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Quigley Down Under. Guilty Pleasure 1. Independence Day 2. Ever After 3. Bowfinger 4. Oscar 5. Robin Hood: Prince of Thieves. Great lists, Cody. Thanks for sharing them.

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Although, I think The Winslow Boy has been overlooked or forgotten more than any or your picks on that list. Would be nice if all the lists were published afterward. I know that sometimes you do this, but it would be a nice reference. Considering the above that i may have missed it — my apologies if it was mentioned but I was surprised that American History X was not mentioned.

Given there were over movies mentioned this seems like an oversight. One more nice thing would be a way to edit your own post — Guess I should proof read my own posts before submitting. We go back and forth on posting the lists. Will everybody listen if we post them?

One time Jason made it password protected for people who listened all the the through. That seemed like a good idea. This is a good point though, we should be better organized on this. Agreed on your new policy. I took notes. I doubt that people would just read the lists without listening. Where is the fun in that? If all I really wanted was a list, I could come up with plenty of those with a simple web search. Michal, Josh and Hammer: This is a fascinating debate. Three things and a final word for Michal below:.

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Setting aside audio-visual media for a moment — just the written word alone especially where it pertains to books and journalistic enterprises still has its gray eras in terms of online citations and so forth. Until I knew Josh and a guy named Barrett Hilton, I had no idea or consideration for the plight of the filmmaker, whether that filmmaker is Spielberg or an indie person. But Josh and Barrett have helped to put a face on their challenges, at least for me. And I know that Josh, for example, works very hard harder than he should have to to make a living as a filmmaker, to support his family.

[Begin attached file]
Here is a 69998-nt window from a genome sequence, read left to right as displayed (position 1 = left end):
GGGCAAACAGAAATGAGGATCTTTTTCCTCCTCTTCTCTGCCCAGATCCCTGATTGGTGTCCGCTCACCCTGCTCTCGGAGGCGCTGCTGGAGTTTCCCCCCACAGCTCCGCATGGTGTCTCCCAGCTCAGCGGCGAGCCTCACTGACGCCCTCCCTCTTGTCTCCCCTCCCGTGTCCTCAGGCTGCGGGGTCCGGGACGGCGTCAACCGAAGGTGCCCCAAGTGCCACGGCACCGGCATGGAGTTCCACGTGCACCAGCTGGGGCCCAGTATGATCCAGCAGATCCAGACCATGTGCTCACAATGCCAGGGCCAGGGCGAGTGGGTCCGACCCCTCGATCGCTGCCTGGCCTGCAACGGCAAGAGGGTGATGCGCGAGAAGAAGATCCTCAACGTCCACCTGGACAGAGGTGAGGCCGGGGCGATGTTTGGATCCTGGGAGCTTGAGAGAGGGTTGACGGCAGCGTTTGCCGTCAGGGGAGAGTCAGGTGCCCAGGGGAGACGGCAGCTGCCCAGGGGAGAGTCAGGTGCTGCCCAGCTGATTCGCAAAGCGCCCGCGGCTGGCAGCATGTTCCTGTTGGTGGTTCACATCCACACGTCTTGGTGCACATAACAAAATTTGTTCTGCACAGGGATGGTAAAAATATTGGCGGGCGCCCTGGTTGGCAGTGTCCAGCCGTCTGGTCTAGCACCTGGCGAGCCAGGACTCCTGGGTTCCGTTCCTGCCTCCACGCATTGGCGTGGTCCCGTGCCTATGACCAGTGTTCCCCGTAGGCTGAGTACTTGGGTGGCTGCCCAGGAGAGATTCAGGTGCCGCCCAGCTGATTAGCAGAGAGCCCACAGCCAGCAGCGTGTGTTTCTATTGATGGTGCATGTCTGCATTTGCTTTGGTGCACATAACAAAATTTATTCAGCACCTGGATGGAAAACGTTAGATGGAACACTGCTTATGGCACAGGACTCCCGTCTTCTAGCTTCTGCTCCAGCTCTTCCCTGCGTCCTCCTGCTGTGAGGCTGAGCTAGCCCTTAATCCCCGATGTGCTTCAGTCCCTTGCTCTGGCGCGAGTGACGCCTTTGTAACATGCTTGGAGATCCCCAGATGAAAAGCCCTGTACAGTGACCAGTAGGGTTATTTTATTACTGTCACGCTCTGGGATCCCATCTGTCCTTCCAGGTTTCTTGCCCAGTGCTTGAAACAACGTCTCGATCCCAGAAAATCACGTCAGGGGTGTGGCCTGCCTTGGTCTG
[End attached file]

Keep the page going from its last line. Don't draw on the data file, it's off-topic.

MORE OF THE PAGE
That is wonderfully considerate of you, Sir. To everyone above, Thanks for commenting. Thank you for giving us your lists! It was only when I was listening to the show I realized what a big decade the 90s was for great movies. I worked in a video store for a few years in the 90s when I was a teenager. Maybe I missed them.

In the name of the Father was a great movie and of particular relevance to me being from Ireland and had quite a few Oscar nominations if I remember correctly. I forgot about that one. Wow Jason… just watched Out of the Furnace. I cannot believe how much I disagree with your masterpiece film. What should have happened at least by the 30 minute mark is drawn out to the one-hour mark. There are 30 minutes or more that could be cut from this film without mattering at all.

That made me smile so much! Your email address will not be published. Save my name, email, and website in this browser for the next time I comment. Notify me of follow-up comments by email. Notify me of new posts by email. I love this show so much. Revisit Rush Hour! Jason here. The catastrophe is usually related via a brief introductory title, a narrator who describes the events, a montage of nuclear explosions often only one suffices, so apocalyptic an icon is the broiling mushroom cloud—a true totem of the atomic age , or a combination of such.

This generic strategy requires the audience to acknowledge that nuclear war is not only possible but also probable. The feared conflict has become a fait accompli, signified by this now stereotyped mode of narrative introduction.

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Homo nuclearus. One recurring genre ploy associated with the long-term effects of nuclear war questions not only how the human species will survive but also in what form. A number of films e. Cyclops , to recast their familiar generic tales of horror into stories of genetic transformation caused by exposure to radioactive materials. Other films adopt similar themes from within a distinctly post-holocaust milieu. After a montage of nuclear detonations, a narrator in Creation of the Humanoids states that after an atomic war destroyed 92 per cent of humankind, androids of increasing simulacra were built to do most tasks, eventually becoming sentient, and in a twist ending, the xenophobic, robot-hating hero discovers his own synthetic structure.

In Zardoz , The Final Program , and Rats: Night of Terror , the post-holocaust future is transcended in hybrid evolutionary terms. The Future as Past. A new narrative device, similar to the encountering of non-terrestrial postholocaust societies, is that of temporal dislocation, either by technological means or via ironic juxtapositioning. In the latter strategy, the post-nuclear scenario is withheld from the audience, who are led to believe the events take place in a distant stone-age past.

As a warning to future generations a narrated coda reveals that a devastating atomic war has caused horrid mutations and the return of the dinosaurs. In Yor: Hunter from the Future , She , and Ator: the Invincible , protagonists inhabit a future post-nuclear Earth even though the imagery evokes a prehistoric past generically familiar from countless exploitation movies such as One Million Years BC or When Dinosaurs Ruled the Earth The entire Planet of the Apes series and TV spin-offs employ similar disorientations of time and space in their surreal renderings of post-holocaust human regression into farming stock with corresponding simian intellectual evolution toward an industrial, but pre-atomic, capacity.